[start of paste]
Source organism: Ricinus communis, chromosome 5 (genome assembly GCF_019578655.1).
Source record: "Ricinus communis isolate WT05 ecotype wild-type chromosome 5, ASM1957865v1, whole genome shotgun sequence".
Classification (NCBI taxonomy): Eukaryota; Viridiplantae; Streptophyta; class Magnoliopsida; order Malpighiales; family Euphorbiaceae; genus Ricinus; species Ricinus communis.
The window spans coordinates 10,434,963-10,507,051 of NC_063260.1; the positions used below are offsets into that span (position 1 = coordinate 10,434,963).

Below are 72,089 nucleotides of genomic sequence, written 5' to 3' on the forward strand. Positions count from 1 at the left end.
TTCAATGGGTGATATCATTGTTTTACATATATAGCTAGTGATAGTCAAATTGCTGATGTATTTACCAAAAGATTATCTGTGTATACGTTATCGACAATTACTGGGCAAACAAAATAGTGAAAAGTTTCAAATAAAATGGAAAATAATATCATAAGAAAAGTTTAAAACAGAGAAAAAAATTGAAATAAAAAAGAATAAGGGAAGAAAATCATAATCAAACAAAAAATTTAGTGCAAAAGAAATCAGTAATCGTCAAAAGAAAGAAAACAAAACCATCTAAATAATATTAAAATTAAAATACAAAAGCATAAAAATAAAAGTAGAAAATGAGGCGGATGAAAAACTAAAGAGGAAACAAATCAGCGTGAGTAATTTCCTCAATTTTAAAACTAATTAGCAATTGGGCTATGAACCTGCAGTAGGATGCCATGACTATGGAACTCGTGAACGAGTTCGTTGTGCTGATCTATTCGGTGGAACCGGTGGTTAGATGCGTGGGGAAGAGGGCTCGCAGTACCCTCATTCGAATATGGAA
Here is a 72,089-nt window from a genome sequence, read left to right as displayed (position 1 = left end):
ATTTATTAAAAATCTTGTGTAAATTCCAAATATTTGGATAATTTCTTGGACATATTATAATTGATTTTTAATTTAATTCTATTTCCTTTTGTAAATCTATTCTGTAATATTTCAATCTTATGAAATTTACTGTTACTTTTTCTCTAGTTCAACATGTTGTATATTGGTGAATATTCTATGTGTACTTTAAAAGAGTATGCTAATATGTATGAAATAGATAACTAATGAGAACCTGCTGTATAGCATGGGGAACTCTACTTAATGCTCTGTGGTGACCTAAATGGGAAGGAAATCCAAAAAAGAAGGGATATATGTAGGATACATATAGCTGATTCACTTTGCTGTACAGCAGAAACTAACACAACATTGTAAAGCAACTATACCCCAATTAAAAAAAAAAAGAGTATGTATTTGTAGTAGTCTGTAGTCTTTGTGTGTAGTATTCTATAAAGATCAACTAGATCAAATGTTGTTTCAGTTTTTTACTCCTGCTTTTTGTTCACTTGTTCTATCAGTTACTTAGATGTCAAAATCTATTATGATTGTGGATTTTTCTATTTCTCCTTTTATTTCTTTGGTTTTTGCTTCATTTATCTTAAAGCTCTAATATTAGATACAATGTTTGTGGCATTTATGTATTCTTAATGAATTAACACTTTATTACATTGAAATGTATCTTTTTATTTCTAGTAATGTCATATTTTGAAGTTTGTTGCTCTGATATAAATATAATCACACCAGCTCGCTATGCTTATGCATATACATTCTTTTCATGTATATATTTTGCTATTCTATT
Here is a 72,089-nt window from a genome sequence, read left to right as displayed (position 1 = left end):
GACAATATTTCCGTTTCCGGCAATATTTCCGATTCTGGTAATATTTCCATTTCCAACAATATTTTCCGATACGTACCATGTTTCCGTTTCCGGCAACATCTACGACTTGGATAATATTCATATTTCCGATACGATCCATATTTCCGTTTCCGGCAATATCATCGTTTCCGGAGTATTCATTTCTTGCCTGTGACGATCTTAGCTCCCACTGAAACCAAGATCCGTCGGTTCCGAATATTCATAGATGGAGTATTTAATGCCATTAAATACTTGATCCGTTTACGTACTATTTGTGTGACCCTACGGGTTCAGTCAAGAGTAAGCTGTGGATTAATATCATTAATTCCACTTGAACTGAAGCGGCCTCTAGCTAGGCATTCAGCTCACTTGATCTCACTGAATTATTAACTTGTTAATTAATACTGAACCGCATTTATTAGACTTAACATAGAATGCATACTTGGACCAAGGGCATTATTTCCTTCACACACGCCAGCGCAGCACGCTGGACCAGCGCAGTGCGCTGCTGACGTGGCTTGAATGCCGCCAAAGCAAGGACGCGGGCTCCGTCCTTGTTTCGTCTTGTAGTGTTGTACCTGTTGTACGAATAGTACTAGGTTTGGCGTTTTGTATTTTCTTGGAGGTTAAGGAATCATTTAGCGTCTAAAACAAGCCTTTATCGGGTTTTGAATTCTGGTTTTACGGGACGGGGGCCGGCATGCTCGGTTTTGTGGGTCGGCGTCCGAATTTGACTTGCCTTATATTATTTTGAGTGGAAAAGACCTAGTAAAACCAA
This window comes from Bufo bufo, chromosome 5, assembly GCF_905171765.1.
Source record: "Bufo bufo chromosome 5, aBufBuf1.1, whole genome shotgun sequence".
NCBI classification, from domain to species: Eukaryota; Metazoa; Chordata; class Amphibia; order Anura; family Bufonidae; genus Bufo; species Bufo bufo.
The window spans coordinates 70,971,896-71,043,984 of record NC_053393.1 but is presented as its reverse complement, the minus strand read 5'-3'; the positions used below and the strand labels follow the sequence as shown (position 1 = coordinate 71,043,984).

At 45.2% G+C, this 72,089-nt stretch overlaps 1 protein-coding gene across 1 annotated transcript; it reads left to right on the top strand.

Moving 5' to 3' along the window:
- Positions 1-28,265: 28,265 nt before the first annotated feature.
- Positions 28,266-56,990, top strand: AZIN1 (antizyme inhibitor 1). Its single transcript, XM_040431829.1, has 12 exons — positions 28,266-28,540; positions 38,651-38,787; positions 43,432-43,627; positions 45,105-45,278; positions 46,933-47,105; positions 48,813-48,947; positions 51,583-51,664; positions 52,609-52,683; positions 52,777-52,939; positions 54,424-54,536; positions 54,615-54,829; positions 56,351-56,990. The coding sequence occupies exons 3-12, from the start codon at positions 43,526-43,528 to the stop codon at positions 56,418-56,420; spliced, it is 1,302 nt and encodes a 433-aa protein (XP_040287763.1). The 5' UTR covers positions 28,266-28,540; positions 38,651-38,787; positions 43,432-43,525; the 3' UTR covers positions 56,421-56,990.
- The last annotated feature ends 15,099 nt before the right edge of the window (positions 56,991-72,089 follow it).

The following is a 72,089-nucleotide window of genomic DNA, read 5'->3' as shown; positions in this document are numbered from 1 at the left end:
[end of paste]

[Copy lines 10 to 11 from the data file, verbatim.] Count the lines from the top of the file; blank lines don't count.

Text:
GACAATATTTCCGTTTCCGGCAATATTTCCGATTCTGGTAATATTTCCATTTCCAACAATATTTTCCGATACGTACCATGTTTCCGTTTCCGGCAACATCTACGACTTGGATAATATTCATATTTCCGATACGATCCATATTTCCGTTTCCGGCAATATCATCGTTTCCGGAGTATTCATTTCTTGCCTGTGACGATCTTAGCTCCCACTGAAACCAAGATCCGTCGGTTCCGAATATTCATAGATGGAGTATTTAATGCCATTAAATACTTGATCCGTTTACGTACTATTTGTGTGACCCTACGGGTTCAGTCAAGAGTAAGCTGTGGATTAATATCATTAATTCCACTTGAACTGAAGCGGCCTCTAGCTAGGCATTCAGCTCACTTGATCTCACTGAATTATTAACTTGTTAATTAATACTGAACCGCATTTATTAGACTTAACATAGAATGCATACTTGGACCAAGGGCATTATTTCCTTCACACACGCCAGCGCAGCACGCTGGACCAGCGCAGTGCGCTGCTGACGTGGCTTGAATGCCGCCAAAGCAAGGACGCGGGCTCCGTCCTTGTTTCGTCTTGTAGTGTTGTACCTGTTGTACGAATAGTACTAGGTTTGGCGTTTTGTATTTTCTTGGAGGTTAAGGAATCATTTAGCGTCTAAAACAAGCCTTTATCGGGTTTTGAATTCTGGTTTTACGGGACGGGGGCCGGCATGCTCGGTTTTGTGGGTCGGCGTCCGAATTTGACTTGCCTTATATTATTTTGAGTGGAAAAGACCTAGTAAAACCAA
This window comes from Bufo bufo, chromosome 5, assembly GCF_905171765.1.